Something bubbling in my kitchen
The windows are wide open during the day, a fresh breeze blows through the house and every surface is coated with a fine dust. Whether this is sand or flour is hard to tell. Before Christmas I waited and waited for a letter that did not come. January arrived and a few weeks in, an envelope covered in colourful stamps was waiting for me on the table. The magic granules from Celia of Fig Jam and Lime Cordial, created with flour, water and invisible elements in the atmosphere, had travelled by halfway round the world from Australia. The offspring of Priscilla, christened Prudence by me, was stirred into some more flour and water and started a new life in Dubai.
So in my kitchen this month have been golden, chewy-crusted loaves and the scent of baking; the first steps in my new routine as a regular sourdough bread baker. I started by following Celia’s sourdough 101 guidance then, a couple of overnight loaves. Some have been baked in a Le Creuset cast iron pot, one on a baking tray. With Celia’s straightforward but meticulous guidance, informed by her experience and knowledge, the baking routine has not been arduous at all and the fear factor replaced by curiosity and excitement. Oh, and the bread is very good (don’t judge a book by its cover).
Next I tried a rye loaf, using Dan Lepard’s method from The Handmade Loaf. There are some fantastic passages in the book, I love how inclusive and non-judgemental he is:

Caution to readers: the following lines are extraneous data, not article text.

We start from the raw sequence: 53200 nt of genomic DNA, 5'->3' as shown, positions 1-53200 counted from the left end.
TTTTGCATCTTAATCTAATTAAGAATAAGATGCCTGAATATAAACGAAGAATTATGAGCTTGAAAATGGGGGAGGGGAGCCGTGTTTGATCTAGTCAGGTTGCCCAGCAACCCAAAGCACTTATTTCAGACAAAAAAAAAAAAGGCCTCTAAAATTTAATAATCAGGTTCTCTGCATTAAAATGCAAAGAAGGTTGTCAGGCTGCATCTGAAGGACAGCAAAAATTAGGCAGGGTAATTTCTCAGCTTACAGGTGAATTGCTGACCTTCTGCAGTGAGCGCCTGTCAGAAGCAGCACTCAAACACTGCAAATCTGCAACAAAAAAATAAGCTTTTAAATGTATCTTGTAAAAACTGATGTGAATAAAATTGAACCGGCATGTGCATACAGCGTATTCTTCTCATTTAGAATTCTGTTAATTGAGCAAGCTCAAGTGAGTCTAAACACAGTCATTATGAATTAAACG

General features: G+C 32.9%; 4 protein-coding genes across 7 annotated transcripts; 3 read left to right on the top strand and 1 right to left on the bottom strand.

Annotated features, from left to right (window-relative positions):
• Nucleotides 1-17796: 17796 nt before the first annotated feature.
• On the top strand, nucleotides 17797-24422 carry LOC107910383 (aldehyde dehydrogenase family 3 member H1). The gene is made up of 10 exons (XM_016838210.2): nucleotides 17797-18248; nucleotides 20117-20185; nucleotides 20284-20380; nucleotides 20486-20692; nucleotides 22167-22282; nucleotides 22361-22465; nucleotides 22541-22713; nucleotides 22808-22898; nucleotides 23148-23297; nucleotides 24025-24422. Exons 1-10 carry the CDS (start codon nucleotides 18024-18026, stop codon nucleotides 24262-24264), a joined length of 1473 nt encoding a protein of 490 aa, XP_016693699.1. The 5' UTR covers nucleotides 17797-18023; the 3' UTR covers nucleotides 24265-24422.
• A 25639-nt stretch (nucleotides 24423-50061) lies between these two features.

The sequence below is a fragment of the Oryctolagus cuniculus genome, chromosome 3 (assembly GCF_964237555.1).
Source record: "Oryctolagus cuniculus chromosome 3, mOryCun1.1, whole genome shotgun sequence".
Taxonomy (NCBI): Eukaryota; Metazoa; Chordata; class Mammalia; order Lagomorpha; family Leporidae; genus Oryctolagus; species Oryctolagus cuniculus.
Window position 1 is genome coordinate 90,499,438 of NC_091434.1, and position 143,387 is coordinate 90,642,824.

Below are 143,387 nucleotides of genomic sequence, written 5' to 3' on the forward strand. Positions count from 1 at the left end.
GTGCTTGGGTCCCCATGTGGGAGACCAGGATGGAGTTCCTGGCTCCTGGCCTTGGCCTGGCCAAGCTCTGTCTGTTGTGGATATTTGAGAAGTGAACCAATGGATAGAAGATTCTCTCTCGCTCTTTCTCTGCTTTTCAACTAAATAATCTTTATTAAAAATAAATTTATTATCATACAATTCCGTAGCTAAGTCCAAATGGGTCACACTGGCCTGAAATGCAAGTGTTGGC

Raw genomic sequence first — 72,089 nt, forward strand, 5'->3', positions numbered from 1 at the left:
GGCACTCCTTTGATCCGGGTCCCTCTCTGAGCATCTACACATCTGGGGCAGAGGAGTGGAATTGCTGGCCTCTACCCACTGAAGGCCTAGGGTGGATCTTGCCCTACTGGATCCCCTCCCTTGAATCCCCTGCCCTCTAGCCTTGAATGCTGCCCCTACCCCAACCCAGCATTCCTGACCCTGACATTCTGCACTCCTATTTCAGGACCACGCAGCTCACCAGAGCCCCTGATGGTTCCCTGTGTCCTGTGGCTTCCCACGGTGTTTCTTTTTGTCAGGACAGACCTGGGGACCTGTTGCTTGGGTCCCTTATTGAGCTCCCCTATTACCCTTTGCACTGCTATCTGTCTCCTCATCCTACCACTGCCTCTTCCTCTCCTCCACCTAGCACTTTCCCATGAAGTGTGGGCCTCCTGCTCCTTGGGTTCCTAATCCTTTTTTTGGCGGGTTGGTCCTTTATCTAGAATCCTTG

The adage here must be to bake with what you have; make the best of what is around you. For some, there is no choice in their minds but to use a natural leaven as the sole ferment within a dough. For others, this is akin to witchcraft, and a madness in an age of convenience. To my mind, a beautiful loaf, wrought with care and consideration, must be the aim;
The dough was like a sticky lump of porridge, impossible to knead or shape properly. The finished loaf was black-tinged, cracked and a bit flattened. It looked dry and overbaked from the outside, but when I cut into it slightly underbaked. However, the taste was sublime, slightly sour, deep and malty. I now have a rye starter (or leaven) in my fridge and I’m looking forward to many more rye loaves in my kitchen… hopefully a bit better looking.
Good bread needs the best cheese, so I’ve been tucking into some English cheeses from the South-West kindly brought back from Devon by Drina of Eaternal Zest. I remembered a sandwich which I used to order from a little Italian deli in Goodge Street and recreated it for lunch. With beautiful ripe tomatoes from the market, basil from the garden and Astraea olive oil I’ve had it two days in a row already.
So with bread baking, veggie teens month of veganism (thanks to Tidjoori for some lovely organic, vegan products including a mayo) and lots more to tell you about in the pipeline, this is a quick look ‘in my kitchen’. All pictures and editing were done with my new iphone 6 plus using Snapseed, Fuzel, Diptic, Over and Letterglow apps (not all at the same time!).
You can gain admittance to many more kitchens through Celia’s monthly event – look for the list in her sidebar. And thank you once again dear Celia, for welcoming me into the fold of your worldwide sourdough baking family.
What’s in your kitchen this February?